CALICO recently held a partner appreciation lunch at its office on Estudillo Avenue to thank law enforcement officers, child welfare workers, prosecutors, and others who work together to conduct child abuse investigations in a manner where children’s needs come first. Amy Cassidy, representing Mayor Stephen Cassidy, read a proclamation designating April as Child Abuse Prevention Month in the City of San Leandro. CALICO also honored Detective Ali Khan, who was named SLPD 2012 Police Officer of the Year.
Thursday, 02 May 2013 13:26
The Ashland community will celebrate Cinco de Mayo on Saturday, May 4, with an alcohol-free fiesta at the Ashland Community Center.
Ashland is having its 11th Annual Cinco de Mayo celebration on Saturday at the Ashland Community Center, 1530 167th Ave.
Everyone is invited to come for the traditional Mexican entertainment, such as Aztec dancers, youth performances and a Mexican lunch. The fiesta is sponsored by County Supervisor Nate Miley and is free from the sale or promotion of alcohol.
The fiesta organizers reject the alcohol industry’s insidious use of the holiday to promote their product.
Ashland’s Cinco de Mayo celebration celebrates the true meaning of the day. On May 5, 1862, the French army attacked the town of Puebla and the Mexican Army, under General Ignacio Zaragoza, defeated the French Army despite the weak Mexican armament.
For Mexico, this military victory united the country and generated a stronger sense of patriotism. The Chicano Movement in the 1960s began to acknowledge May fifth as the day that reflects the Mexican/Chicano identity struggle in the United States. It became a time to mobilize neighborhoods and address social justice issues within the Chicano community.
In the late 1980s the alcohol industry began using May 5th (Cinco de Mayo) to promote their alcohol products. Saturday’s event seeks to emphasize the message of community pride, free of the alcohol that has become an element central to many Cinco de Mayo celebrations in the United States. It is hoped that this approach will eliminate alcohol-related problems and help educate the community about the origin of this historic event in the Mexican culture.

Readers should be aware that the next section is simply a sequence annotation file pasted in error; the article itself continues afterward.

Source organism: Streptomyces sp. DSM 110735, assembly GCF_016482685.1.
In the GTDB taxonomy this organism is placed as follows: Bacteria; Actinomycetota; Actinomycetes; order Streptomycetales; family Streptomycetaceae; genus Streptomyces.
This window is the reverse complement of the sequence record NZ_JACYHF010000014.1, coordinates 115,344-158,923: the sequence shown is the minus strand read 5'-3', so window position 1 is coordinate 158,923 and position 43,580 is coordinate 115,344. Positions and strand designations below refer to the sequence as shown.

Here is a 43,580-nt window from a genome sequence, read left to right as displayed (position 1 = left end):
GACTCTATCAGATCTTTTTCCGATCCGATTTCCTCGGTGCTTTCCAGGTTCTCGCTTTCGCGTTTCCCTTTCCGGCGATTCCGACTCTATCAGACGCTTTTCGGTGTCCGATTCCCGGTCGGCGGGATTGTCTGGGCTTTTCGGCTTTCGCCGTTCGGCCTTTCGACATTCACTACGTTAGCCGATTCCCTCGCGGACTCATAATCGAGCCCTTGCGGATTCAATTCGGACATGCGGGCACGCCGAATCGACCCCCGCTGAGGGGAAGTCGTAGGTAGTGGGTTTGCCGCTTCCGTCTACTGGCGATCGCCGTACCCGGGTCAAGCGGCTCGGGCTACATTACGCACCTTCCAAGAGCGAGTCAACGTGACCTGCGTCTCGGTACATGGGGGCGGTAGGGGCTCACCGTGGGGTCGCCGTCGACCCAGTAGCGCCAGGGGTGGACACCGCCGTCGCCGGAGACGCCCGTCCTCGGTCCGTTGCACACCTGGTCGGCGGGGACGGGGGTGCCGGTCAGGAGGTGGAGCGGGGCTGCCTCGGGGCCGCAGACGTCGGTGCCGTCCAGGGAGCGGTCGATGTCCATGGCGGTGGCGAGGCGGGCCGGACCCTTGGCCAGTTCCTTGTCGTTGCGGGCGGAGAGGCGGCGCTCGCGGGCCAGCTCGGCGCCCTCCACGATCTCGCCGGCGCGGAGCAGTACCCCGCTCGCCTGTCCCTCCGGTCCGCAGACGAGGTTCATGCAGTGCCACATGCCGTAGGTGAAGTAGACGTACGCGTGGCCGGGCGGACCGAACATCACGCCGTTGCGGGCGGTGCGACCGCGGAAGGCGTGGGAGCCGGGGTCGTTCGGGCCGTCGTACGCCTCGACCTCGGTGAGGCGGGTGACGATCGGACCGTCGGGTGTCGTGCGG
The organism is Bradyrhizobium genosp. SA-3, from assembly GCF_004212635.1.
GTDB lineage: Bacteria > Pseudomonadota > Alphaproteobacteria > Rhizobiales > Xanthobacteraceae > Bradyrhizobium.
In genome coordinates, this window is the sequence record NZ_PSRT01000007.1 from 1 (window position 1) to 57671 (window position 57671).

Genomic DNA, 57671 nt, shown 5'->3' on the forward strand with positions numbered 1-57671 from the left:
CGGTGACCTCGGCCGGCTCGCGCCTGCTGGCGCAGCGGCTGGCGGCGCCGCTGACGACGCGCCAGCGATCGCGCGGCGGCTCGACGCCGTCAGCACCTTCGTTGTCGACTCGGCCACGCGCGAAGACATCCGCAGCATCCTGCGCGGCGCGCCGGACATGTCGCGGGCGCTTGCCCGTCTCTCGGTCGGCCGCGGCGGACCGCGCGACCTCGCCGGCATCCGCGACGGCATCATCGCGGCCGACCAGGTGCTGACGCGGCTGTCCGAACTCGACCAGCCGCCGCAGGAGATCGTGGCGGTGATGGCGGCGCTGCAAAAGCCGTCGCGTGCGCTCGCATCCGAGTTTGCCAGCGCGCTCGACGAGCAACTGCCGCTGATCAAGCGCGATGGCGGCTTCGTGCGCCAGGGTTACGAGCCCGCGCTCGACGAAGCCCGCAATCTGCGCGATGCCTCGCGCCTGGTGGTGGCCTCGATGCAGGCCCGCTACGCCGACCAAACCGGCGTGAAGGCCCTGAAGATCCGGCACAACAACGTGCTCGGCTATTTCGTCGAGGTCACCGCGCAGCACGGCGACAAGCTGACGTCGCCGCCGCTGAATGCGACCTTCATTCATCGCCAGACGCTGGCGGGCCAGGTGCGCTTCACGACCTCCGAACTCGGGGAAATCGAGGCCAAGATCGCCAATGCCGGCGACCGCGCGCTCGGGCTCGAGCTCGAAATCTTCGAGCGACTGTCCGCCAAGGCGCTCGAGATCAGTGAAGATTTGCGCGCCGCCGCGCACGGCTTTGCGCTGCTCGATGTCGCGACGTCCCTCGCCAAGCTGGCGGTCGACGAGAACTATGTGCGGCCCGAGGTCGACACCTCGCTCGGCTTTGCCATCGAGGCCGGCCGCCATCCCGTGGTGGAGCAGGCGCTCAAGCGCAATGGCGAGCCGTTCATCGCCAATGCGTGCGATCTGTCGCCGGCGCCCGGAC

Sponsors Include CommPre/Horizon Services, Inc., Hayward Area Recreation and Park District (HARD), Alameda County Deputy Sheriff’s Activities League (DSAL), Alameda County Supervisor Nate Miley, Alameda County Fire Department, Alameda County Public Works, Alameda County Board of Education Member Aisha Knowles, Alameda County Community Development Agency (CDA), and Alameda County Sheriff’s Office.
Thursday, 02 May 2013 13:21
PHOTO BY JIM KNOWLES
Rotary Club members and volunteers recently painted the main room interior of the San Leandro Boys & Girls Club.
The Boys & Girls Club of San Leandro received a new coat of paint, thanks to a group of Rotarians who spent a weekend doing the job.
The Rotary Club of San Leandro arrived with paint, brushes and sprayers and painted the main room of the club at the corner of San Leandro and Marina boulevards on the weekend of April 19 to 21.
The Rotarians also had some help from volunteers from the Eden Area ROP students, the Interactors from San Leandro High School and the Rotaractors (Rotary young adults).
Thursday, 02 May 2013 13:06
By Amy Sylvestri
San Leandro Times
A fire destroyed six school district portables last week and fire officials described the cause of the blaze as “suspicious.”
The one-alarm fire started around 12:15 a.m. Friday morning and completely gutted the portables behind the school district offices, near the James Madison School property on Juniper Street. Firefighters took about 20 minutes to extinguish the flames.
The fire started inside one of the portables and the cause of the one-alarm blaze is unknown, but is “most likely suspicious,” according to Aisha Knowles, Alameda County Fire Department spokeswoman.
The Alameda County Fire Department inspector could not determine whether the fire started as a result of arson or an act of carelessness or negligence, Knowles said.
The fire department has ended its investigation and now it’s up to the district and their insurance agency if they want to go ahead with further investigation, Knowles said.
School district spokeswoman Robin Michel said that the insurance investigators are definitely pursuing the case and hope to make a determination as to the cause of the fire soon.
The portables had just been placed on the campus earlier in the week and weren’t yet wired for electricity, Michel said.
The portables were going to be a temporary office for the district while the current building was being remodeled. The renovation will be delayed, but is still planned for the summer, Michel said.
CAPTION: The portables had just been delivered to the school district before they caught fire.
PHOTO BY AMY SYLVESTRI